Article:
Spatiotemporal dynamics and risk factors of oak decline and Mortality in the Missouri Ozarks of the United States based on repeatedly measured FIA data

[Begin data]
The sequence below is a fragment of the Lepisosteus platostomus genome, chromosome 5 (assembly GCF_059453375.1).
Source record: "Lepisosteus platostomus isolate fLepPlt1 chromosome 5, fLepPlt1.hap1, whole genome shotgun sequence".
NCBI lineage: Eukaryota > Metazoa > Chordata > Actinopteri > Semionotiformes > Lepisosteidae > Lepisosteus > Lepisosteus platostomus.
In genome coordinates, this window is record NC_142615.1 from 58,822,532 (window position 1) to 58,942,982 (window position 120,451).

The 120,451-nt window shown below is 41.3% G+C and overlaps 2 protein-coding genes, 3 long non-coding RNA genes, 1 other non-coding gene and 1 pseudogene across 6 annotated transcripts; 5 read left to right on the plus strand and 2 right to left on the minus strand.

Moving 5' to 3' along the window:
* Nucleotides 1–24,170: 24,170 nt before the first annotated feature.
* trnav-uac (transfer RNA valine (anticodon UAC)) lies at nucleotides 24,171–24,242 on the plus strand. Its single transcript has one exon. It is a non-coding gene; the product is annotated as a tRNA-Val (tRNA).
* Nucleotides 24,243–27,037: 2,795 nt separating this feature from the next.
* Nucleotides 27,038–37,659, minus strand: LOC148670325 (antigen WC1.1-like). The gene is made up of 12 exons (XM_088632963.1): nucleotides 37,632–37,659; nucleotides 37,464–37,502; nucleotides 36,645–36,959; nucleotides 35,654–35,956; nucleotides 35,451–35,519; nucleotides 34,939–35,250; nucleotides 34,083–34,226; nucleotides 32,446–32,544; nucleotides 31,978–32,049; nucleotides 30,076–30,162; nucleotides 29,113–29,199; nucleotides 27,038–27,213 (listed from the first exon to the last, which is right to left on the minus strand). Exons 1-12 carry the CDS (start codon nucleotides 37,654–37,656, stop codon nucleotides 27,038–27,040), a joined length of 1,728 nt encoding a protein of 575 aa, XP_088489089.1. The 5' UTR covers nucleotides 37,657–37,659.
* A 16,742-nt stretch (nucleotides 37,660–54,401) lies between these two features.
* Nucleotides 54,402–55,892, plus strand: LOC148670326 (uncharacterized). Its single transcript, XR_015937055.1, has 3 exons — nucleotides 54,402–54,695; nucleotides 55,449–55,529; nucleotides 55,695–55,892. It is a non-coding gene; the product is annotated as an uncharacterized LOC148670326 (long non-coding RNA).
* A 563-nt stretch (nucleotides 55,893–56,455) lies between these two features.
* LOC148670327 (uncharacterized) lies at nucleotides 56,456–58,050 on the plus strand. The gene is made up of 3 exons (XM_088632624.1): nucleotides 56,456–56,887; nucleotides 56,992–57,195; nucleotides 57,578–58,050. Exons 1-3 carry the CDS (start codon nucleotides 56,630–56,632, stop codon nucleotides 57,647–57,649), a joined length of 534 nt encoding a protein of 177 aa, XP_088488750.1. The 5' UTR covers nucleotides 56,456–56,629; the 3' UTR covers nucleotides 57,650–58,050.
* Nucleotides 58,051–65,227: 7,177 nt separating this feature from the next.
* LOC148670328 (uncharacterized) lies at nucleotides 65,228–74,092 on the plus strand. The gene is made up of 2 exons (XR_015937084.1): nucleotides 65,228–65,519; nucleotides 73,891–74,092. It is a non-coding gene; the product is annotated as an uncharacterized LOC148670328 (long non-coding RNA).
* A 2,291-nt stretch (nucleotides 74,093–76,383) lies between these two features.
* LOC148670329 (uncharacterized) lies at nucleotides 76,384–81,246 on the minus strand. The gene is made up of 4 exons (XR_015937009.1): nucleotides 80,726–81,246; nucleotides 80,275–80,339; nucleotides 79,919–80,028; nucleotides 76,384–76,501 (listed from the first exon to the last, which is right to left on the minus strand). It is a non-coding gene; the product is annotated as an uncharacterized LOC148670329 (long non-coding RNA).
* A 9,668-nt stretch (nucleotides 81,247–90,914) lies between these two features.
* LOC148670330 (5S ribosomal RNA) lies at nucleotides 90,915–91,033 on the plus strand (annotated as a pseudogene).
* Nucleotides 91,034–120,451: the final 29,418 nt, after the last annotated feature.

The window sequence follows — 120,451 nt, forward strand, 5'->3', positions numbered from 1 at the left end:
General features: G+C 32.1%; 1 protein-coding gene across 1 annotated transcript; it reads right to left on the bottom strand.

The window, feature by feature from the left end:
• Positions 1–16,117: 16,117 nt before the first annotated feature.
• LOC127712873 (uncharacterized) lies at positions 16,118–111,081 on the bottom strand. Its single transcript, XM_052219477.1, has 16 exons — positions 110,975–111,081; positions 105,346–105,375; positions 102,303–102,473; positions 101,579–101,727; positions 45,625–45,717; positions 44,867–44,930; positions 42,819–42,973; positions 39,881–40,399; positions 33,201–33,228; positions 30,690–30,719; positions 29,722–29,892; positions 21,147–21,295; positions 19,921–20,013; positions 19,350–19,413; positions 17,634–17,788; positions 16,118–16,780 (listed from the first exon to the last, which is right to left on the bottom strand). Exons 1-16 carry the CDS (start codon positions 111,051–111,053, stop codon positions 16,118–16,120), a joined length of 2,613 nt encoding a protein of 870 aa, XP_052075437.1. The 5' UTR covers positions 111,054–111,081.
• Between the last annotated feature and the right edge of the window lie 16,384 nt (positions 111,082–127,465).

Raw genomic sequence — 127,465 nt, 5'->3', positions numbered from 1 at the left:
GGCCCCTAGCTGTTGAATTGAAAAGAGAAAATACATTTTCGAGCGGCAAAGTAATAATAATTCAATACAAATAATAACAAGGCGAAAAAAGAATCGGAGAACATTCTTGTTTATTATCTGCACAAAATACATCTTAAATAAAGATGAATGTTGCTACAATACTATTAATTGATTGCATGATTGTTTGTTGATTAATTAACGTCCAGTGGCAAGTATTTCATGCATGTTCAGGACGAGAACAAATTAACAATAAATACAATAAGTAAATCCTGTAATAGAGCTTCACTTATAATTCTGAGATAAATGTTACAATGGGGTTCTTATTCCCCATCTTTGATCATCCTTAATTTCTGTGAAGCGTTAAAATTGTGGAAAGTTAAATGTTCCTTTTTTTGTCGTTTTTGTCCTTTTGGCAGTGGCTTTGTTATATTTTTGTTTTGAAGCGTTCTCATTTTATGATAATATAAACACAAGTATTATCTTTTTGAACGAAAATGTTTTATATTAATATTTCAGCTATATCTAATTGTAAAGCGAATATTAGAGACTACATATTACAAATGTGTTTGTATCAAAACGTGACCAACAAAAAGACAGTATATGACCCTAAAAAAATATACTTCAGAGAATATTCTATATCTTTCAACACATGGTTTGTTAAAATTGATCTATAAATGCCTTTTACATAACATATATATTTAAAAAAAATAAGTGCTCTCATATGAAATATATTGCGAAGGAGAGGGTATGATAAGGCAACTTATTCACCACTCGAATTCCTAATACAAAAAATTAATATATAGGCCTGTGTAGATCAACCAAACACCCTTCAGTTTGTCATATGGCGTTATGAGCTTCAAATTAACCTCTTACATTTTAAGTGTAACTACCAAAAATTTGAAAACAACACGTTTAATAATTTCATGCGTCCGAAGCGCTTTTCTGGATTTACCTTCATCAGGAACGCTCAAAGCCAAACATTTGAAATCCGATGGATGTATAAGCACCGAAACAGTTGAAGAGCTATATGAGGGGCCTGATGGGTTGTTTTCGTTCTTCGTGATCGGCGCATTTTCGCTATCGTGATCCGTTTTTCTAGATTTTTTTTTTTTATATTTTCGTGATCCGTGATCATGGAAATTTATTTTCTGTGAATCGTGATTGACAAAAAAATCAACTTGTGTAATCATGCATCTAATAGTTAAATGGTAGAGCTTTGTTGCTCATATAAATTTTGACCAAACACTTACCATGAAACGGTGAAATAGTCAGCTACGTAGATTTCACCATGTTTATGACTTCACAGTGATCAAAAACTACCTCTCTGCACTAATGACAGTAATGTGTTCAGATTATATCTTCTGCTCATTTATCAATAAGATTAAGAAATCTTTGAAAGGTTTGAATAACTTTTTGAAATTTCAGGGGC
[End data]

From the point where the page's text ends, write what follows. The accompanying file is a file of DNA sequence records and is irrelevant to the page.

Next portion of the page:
During recent decades there has been widespread oak decline and mortality in the Missouri Ozarks, USA. We extracted data of 18,403 oak trees measured during 1999–2019 from the US Forest Service’s Forest Inventory and Analysis (FIA) database to examine the spatiotemporal patterns of oak decline and mortality and associated risk factors. The Missouri Ozarks were classified into three spatial clusters with low (<1.0%), moderate (1.0–1.5%) and high (>1.5%) annual oak mortality rates using kernel smoothing and the Jenks natural breaks method. Oaks within each spatial cluster were further divided into four, five and three risk groups respectively with differentiated annual mortalities (0.35%–3.05%) using a classification and regression tree model. The Kaplan-Meier survival analyses showed that oak trees from individual spatial clusters and risk groups responded differently to droughts, a major regional or sub-regional inciting factor of oak decline. Droughts could have a three to nine year lagged impact on tree mortality in the high risk groups, whereas had little effect on oak mortality in the low risk groups. Tree species, crown class, and stand age were the regionwide predisposing factors of oak decline. However, localized disturbances and geographic/vegetation conditions (e.g., drought, fire, insects, aspect, elevation, ecoregions, historical forest types) could either incite or alleviate the decline process and the fate of declining trees depending on the differentiated spatial clusters or risk groups. Resource managers can base associated risk factors and spatial clusters to rank risk levels to prioritize and plan management activities to mitigate oak decline and mortality.